Doctor Harold Majolica and the Sideshow

August 30, 2012 at 11:09 am (circus, Doctor Majolica) (, , , , , )

All the lonely old bastards and freaks join a circus at some point. That would have been close to fact one hundred years ago, maybe even fifty. But today it seems unthinkable – a well educated bird from a clean, prosperous town was destined at one pivotal moment of misjudgement to adopt a gaggle of misanthropes and perverts as his family. For a short time, I am relieved to observe. I have a new job set up for me over in the next county west, but I don’t want to think about that yet. It’s not much more pleasant than my current employment, but I get to live in the one nest and the reek of failure is a little less Victorian in vintage.

I won’t miss many of them for long. It makes a change to be employed somewhere with other animals, but most of them are from more exotic places than I and we don’t have much to talk about. The lions boast tediously, the horses only seem interested in their costumes. Of the humans there were a few memorable characters. Develon the strongman has an acute lack of self esteem which I find endearing. One of the trapeze twins goes out of her way to be kind to me, the one with the slightly longer nose and crooked brow. I can never keep her name separate in my mind from that of her sour sister, her memory will fade quicker than I’d like. Richelle, Nadine, whoever you were; I am sorry. There is one who I feel will stay with me for long time – the unbelievable, the uncanny Garry “The Squawker” Davis. While working the drain on Gale Street as a Constricted Object Retrieval Specialist, I’d received my offer to join this circus from a greasy young lad, whose job I found later to be some strange merge between barker, stable boy and recruitment officer. He introduced me to the ensemble in the canteen as though I were the punch line to a joke they’d all been aching for. Nadine, or Richelle, (the shorter nosed twin) didn’t even bother to hide her giggles when I was introduced.

As laughter subsided I noticed a fellow hunched over his meal at the dining table. A scrawny middle aged man covered in irony grey fuzz, with the tiniest paunch resting on his bone-thin frame like some monstrous pregnant belly. He wore no shirt. His legs were like knotted pipe cleaners, his arms may once have been similar, but they had been separated from his torso a long time ago. Now his shoulders ended in a pair of lopsided grey wings, a little shorter than my own had been. They spasmed and flapped sluggishly. His fork rested between the toes of his left foot.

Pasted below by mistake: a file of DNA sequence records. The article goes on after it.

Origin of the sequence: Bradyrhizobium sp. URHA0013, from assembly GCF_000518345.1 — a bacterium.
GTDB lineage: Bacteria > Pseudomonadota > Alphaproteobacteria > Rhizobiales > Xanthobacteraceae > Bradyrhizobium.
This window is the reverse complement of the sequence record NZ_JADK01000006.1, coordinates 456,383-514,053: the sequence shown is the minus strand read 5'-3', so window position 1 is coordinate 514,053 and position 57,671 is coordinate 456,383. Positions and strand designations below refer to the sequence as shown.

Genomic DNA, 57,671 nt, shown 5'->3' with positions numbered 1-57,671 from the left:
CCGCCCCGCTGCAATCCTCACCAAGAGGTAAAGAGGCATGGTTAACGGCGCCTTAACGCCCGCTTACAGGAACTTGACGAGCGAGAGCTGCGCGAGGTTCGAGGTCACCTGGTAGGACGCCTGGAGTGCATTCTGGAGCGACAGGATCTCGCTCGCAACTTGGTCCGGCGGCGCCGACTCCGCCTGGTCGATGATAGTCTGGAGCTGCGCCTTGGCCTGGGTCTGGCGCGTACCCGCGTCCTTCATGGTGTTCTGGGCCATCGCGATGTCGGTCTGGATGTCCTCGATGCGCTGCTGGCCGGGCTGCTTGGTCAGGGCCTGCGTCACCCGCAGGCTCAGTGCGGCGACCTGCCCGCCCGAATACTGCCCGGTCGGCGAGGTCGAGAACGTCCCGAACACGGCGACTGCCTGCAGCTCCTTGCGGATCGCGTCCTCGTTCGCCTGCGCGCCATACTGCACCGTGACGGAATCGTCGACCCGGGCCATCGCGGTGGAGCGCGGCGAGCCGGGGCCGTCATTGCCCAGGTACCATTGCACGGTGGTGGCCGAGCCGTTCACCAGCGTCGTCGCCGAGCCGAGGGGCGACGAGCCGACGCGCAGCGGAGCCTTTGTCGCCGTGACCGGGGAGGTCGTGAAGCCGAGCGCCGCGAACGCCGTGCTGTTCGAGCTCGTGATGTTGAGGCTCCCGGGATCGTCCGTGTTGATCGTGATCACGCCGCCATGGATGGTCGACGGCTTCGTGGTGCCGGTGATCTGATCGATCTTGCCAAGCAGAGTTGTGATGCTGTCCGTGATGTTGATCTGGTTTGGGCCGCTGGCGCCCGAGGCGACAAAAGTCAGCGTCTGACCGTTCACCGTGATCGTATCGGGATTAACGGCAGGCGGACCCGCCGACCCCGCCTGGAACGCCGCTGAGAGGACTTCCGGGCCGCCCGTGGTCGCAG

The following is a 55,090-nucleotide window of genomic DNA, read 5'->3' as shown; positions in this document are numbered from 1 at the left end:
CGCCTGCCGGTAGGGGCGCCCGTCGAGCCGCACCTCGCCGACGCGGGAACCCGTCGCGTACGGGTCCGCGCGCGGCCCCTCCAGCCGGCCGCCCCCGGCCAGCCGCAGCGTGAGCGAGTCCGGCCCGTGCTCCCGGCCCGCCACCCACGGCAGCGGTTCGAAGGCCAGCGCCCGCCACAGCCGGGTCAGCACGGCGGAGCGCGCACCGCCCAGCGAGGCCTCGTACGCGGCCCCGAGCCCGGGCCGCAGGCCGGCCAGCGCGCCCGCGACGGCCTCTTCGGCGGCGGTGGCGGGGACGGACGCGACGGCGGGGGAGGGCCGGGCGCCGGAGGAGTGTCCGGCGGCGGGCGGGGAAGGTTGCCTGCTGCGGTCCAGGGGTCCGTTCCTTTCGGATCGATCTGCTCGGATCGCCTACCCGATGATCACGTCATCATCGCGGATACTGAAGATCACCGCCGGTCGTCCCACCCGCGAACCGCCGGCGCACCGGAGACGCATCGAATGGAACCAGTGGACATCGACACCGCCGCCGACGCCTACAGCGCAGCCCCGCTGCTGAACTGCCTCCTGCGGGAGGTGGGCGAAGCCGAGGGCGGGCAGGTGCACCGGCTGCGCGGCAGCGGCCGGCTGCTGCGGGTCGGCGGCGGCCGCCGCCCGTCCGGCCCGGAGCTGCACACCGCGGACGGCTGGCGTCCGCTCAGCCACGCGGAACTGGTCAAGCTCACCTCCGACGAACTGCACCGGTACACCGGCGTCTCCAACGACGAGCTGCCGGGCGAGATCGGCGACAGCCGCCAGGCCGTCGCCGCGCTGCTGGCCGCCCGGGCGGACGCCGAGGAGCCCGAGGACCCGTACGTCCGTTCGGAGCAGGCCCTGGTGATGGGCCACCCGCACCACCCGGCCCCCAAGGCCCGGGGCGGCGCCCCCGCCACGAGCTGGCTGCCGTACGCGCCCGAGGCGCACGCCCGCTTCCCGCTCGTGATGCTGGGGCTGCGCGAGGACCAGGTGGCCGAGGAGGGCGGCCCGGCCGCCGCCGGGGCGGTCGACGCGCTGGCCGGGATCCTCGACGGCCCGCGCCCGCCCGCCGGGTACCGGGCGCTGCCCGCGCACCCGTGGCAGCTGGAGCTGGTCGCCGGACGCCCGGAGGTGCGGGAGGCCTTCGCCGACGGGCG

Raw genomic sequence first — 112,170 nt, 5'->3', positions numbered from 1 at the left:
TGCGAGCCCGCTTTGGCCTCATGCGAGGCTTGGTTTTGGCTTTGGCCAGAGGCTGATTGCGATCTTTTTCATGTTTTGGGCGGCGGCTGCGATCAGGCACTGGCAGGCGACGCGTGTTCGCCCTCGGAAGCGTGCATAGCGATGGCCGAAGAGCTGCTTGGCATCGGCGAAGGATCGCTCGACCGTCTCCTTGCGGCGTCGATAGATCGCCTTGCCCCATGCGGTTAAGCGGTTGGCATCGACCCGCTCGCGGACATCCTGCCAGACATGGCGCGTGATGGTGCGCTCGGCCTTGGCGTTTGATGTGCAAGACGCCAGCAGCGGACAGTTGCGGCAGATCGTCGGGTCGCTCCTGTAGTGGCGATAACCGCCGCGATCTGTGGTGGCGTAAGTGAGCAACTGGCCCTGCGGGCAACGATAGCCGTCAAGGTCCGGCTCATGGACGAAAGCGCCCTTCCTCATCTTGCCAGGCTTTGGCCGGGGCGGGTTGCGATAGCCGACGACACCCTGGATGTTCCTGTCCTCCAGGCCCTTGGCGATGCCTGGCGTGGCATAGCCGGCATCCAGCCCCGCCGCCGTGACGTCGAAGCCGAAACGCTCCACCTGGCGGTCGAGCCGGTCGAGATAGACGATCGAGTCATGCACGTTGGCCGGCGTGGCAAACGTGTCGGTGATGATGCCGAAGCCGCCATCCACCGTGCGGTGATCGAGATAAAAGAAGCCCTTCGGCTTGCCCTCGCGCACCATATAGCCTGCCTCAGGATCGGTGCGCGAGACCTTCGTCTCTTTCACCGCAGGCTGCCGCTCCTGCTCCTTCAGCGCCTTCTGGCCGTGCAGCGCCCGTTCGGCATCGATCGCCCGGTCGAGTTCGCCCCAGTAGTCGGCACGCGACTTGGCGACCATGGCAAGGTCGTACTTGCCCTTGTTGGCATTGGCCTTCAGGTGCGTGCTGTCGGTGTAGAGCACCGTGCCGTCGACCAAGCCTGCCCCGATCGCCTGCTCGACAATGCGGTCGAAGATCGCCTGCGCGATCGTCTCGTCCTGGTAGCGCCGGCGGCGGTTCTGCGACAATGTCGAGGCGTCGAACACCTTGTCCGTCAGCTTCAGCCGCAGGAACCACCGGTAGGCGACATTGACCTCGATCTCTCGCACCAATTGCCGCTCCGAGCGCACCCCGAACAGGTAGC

We became friends, partly because everyone acted as though it had to happen. I juggled, quite badly, but no one in the audience seemed to mind since they’d never seen a crow juggle before. Garry’s act was more sideshow. The wings gave him no talent or even visual intrigue being so grotesque and tiny. It was not enough for poor Garry to stand in the ring in the same way the bearded lady or three armed man could, their very presence giving enough gawp for any audience. Garry had to put on a show, his stage name “The Squawker” was part of a larger act. He pretended to be a simpleton with a country-gothic aesthetic, whose cursed bird appendages had given him a fixation with flight which his hilarious little bird wings only emphasised as futile. He’d lunge about the ring cooing and throwing himself off any structure he could climb arms-free. Part pratfall, part freak, part myth. He was quite popular.

Garry and I never shared a stage. I can’t fly any better than he can with these weighty hands. Besides, Garry never showed any interest in putting an act together ourselves and, despite the prods and hints of the rest of the cast, the Ringmaster seemed ambivalent. Next Thursday I start my new job. I’ll miss Garry, I’m sure of that – but I reckon I’ll be happier if I never see such a sharp and misshapen reminder of my own mistakes ever again. But my own mistake: that’s a story for another time.

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